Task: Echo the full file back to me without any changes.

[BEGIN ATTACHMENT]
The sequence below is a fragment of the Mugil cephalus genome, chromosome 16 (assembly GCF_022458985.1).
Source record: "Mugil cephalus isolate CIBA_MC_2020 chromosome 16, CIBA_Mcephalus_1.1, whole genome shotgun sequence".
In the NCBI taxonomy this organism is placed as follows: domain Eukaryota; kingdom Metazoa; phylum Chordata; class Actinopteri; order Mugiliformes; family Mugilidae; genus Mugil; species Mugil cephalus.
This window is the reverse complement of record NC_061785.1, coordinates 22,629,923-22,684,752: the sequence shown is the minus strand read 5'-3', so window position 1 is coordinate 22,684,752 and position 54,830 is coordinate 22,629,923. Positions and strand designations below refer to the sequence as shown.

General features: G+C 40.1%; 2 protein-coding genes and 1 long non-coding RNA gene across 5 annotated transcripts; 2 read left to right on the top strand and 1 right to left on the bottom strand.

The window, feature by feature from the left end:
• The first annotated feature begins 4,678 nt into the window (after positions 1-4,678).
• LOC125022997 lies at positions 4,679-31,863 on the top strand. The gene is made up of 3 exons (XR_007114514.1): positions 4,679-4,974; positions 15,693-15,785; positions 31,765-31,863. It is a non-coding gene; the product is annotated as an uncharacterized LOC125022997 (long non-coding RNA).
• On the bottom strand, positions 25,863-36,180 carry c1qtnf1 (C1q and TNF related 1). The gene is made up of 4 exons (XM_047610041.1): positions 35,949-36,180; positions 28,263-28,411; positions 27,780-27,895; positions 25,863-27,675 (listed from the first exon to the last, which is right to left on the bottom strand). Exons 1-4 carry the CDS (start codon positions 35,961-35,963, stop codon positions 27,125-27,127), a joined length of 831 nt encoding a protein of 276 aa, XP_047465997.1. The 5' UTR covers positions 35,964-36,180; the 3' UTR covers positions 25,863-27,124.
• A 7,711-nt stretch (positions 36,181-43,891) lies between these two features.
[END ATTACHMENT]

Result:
The sequence below is a fragment of the Mugil cephalus genome, chromosome 16 (assembly GCF_022458985.1).
Source record: "Mugil cephalus isolate CIBA_MC_2020 chromosome 16, CIBA_Mcephalus_1.1, whole genome shotgun sequence".
In the NCBI taxonomy this organism is placed as follows: domain Eukaryota; kingdom Metazoa; phylum Chordata; class Actinopteri; order Mugiliformes; family Mugilidae; genus Mugil; species Mugil cephalus.
This window is the reverse complement of record NC_061785.1, coordinates 22,629,923-22,684,752: the sequence shown is the minus strand read 5'-3', so window position 1 is coordinate 22,684,752 and position 54,830 is coordinate 22,629,923. Positions and strand designations below refer to the sequence as shown.

General features: G+C 40.1%; 2 protein-coding genes and 1 long non-coding RNA gene across 5 annotated transcripts; 2 read left to right on the top strand and 1 right to left on the bottom strand.

The window, feature by feature from the left end:
• The first annotated feature begins 4,678 nt into the window (after positions 1-4,678).
• LOC125022997 lies at positions 4,679-31,863 on the top strand. The gene is made up of 3 exons (XR_007114514.1): positions 4,679-4,974; positions 15,693-15,785; positions 31,765-31,863. It is a non-coding gene; the product is annotated as an uncharacterized LOC125022997 (long non-coding RNA).
• On the bottom strand, positions 25,863-36,180 carry c1qtnf1 (C1q and TNF related 1). The gene is made up of 4 exons (XM_047610041.1): positions 35,949-36,180; positions 28,263-28,411; positions 27,780-27,895; positions 25,863-27,675 (listed from the first exon to the last, which is right to left on the bottom strand). Exons 1-4 carry the CDS (start codon positions 35,961-35,963, stop codon positions 27,125-27,127), a joined length of 831 nt encoding a protein of 276 aa, XP_047465997.1. The 5' UTR covers positions 35,964-36,180; the 3' UTR covers positions 25,863-27,124.
• A 7,711-nt stretch (positions 36,181-43,891) lies between these two features.